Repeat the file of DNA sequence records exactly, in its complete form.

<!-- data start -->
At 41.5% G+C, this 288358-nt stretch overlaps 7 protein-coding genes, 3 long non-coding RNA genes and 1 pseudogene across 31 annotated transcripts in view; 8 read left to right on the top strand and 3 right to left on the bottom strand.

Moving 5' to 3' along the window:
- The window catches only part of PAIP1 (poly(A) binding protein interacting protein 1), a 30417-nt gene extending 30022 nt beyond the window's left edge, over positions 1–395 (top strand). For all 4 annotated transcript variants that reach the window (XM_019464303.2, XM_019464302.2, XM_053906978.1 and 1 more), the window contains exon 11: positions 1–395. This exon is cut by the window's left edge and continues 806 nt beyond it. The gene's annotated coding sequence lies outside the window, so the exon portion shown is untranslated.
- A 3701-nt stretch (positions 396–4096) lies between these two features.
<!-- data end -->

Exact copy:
At 41.5% G+C, this 288358-nt stretch overlaps 7 protein-coding genes, 3 long non-coding RNA genes and 1 pseudogene across 31 annotated transcripts in view; 8 read left to right on the top strand and 3 right to left on the bottom strand.

Moving 5' to 3' along the window:
- The window catches only part of PAIP1 (poly(A) binding protein interacting protein 1), a 30417-nt gene extending 30022 nt beyond the window's left edge, over positions 1–395 (top strand). For all 4 annotated transcript variants that reach the window (XM_019464303.2, XM_019464302.2, XM_053906978.1 and 1 more), the window contains exon 11: positions 1–395. This exon is cut by the window's left edge and continues 806 nt beyond it. The gene's annotated coding sequence lies outside the window, so the exon portion shown is untranslated.
- A 3701-nt stretch (positions 396–4096) lies between these two features.